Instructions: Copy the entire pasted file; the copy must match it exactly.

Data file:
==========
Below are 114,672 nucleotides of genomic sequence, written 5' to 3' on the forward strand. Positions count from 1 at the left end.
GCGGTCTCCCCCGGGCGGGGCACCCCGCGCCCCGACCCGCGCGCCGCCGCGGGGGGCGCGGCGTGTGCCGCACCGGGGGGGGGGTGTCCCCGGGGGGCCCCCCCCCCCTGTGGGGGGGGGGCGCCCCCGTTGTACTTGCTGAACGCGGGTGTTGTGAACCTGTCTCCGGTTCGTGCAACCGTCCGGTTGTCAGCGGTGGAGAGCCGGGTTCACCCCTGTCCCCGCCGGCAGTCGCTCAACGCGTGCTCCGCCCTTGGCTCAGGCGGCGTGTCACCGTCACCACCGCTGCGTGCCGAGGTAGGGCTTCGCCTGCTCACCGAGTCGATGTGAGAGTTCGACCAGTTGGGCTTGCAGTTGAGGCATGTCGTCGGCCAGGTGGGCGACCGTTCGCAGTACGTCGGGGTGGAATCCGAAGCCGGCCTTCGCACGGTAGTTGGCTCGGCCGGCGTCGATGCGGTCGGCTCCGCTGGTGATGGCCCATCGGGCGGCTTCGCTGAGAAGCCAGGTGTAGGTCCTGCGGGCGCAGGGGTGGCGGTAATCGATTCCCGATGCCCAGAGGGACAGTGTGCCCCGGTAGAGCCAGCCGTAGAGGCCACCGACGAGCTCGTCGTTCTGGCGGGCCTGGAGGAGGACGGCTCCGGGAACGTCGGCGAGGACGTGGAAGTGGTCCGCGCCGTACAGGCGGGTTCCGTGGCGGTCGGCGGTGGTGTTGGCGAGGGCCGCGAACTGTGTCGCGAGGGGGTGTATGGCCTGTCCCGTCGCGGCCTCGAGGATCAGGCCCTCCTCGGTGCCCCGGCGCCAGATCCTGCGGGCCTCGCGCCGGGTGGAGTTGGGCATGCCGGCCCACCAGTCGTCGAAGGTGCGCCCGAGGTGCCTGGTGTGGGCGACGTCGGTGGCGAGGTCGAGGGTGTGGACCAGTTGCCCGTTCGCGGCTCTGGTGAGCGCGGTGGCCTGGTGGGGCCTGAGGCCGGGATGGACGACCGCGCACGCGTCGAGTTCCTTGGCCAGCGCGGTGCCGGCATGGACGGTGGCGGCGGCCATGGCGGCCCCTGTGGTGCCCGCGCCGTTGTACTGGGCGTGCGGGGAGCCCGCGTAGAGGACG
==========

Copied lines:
Below are 114,672 nucleotides of genomic sequence, written 5' to 3' on the forward strand. Positions count from 1 at the left end.
GCGGTCTCCCCCGGGCGGGGCACCCCGCGCCCCGACCCGCGCGCCGCCGCGGGGGGCGCGGCGTGTGCCGCACCGGGGGGGGGGTGTCCCCGGGGGGCCCCCCCCCCCTGTGGGGGGGGGGCGCCCCCGTTGTACTTGCTGAACGCGGGTGTTGTGAACCTGTCTCCGGTTCGTGCAACCGTCCGGTTGTCAGCGGTGGAGAGCCGGGTTCACCCCTGTCCCCGCCGGCAGTCGCTCAACGCGTGCTCCGCCCTTGGCTCAGGCGGCGTGTCACCGTCACCACCGCTGCGTGCCGAGGTAGGGCTTCGCCTGCTCACCGAGTCGATGTGAGAGTTCGACCAGTTGGGCTTGCAGTTGAGGCATGTCGTCGGCCAGGTGGGCGACCGTTCGCAGTACGTCGGGGTGGAATCCGAAGCCGGCCTTCGCACGGTAGTTGGCTCGGCCGGCGTCGATGCGGTCGGCTCCGCTGGTGATGGCCCATCGGGCGGCTTCGCTGAGAAGCCAGGTGTAGGTCCTGCGGGCGCAGGGGTGGCGGTAATCGATTCCCGATGCCCAGAGGGACAGTGTGCCCCGGTAGAGCCAGCCGTAGAGGCCACCGACGAGCTCGTCGTTCTGGCGGGCCTGGAGGAGGACGGCTCCGGGAACGTCGGCGAGGACGTGGAAGTGGTCCGCGCCGTACAGGCGGGTTCCGTGGCGGTCGGCGGTGGTGTTGGCGAGGGCCGCGAACTGTGTCGCGAGGGGGTGTATGGCCTGTCCCGTCGCGGCCTCGAGGATCAGGCCCTCCTCGGTGCCCCGGCGCCAGATCCTGCGGGCCTCGCGCCGGGTGGAGTTGGGCATGCCGGCCCACCAGTCGTCGAAGGTGCGCCCGAGGTGCCTGGTGTGGGCGACGTCGGTGGCGAGGTCGAGGGTGTGGACCAGTTGCCCGTTCGCGGCTCTGGTGAGCGCGGTGGCCTGGTGGGGCCTGAGGCCGGGATGGACGACCGCGCACGCGTCGAGTTCCTTGGCCAGCGCGGTGCCGGCATGGACGGTGGCGGCGGCCATGGCGGCCCCTGTGGTGCCCGCGCCGTTGTACTGGGCGTGCGGGGAGCCCGCGTAGAGGACG